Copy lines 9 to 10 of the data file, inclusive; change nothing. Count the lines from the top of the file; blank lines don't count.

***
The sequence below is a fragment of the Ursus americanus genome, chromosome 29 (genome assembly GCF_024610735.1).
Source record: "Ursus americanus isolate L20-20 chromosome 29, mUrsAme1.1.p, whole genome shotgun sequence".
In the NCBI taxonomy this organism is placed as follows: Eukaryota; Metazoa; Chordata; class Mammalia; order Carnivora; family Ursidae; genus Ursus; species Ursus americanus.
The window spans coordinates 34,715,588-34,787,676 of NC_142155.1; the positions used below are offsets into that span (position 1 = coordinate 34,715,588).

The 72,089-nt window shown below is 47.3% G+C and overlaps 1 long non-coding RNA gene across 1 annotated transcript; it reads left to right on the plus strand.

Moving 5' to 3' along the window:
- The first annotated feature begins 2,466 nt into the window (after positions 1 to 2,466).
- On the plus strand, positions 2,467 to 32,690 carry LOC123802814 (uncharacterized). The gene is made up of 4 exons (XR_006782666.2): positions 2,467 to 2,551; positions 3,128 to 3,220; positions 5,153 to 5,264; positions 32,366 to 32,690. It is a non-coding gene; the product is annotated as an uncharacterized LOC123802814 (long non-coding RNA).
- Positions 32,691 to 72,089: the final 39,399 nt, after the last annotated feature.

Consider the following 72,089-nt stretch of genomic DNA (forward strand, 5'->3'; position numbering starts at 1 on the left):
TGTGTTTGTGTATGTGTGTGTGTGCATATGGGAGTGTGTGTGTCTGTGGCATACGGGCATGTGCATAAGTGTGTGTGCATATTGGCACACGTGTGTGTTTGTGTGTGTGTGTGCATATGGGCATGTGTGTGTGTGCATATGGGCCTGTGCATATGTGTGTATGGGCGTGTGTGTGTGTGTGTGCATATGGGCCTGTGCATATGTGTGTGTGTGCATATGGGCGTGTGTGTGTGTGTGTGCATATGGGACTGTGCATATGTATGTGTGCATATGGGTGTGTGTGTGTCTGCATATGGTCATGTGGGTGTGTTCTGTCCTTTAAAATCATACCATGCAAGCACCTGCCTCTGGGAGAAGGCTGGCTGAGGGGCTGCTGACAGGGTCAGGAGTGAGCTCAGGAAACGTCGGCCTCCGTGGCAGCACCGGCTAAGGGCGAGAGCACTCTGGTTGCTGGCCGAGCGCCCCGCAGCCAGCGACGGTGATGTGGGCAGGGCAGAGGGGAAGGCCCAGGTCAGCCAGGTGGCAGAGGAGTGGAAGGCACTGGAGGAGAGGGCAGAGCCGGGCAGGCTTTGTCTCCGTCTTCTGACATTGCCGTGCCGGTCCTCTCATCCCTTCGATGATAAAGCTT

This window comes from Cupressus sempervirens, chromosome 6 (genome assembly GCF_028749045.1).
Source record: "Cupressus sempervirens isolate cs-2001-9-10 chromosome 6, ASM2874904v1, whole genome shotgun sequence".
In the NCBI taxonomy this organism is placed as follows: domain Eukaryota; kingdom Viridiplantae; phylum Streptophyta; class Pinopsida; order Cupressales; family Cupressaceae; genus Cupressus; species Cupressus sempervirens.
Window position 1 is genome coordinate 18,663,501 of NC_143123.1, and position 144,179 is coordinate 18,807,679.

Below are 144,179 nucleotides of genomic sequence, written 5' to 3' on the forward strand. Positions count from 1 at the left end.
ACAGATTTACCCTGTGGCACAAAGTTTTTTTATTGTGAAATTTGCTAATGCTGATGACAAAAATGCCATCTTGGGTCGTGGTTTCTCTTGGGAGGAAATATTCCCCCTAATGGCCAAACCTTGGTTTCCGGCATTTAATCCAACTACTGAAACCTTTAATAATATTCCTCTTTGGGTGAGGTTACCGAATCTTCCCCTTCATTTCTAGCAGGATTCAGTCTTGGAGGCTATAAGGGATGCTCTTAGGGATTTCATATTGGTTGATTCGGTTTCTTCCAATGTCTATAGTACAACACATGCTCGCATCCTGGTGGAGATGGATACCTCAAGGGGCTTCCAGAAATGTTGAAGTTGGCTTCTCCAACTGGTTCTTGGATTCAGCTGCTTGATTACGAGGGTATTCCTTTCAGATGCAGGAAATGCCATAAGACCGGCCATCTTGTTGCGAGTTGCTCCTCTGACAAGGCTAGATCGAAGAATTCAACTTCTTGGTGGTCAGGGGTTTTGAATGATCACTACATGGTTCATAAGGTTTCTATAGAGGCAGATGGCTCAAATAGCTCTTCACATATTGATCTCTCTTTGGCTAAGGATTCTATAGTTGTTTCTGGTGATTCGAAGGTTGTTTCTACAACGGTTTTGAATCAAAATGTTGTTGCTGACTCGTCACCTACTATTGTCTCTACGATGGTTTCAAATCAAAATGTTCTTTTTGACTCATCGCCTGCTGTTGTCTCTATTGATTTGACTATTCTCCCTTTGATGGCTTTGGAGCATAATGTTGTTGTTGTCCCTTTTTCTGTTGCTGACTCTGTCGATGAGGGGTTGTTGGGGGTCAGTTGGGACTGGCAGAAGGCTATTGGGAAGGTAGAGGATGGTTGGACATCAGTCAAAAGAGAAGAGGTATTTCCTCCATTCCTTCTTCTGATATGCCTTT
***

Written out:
- Positions 32,691 to 72,089: the final 39,399 nt, after the last annotated feature.

Consider the following 72,089-nt stretch of genomic DNA (forward strand, 5'->3'; position numbering starts at 1 on the left):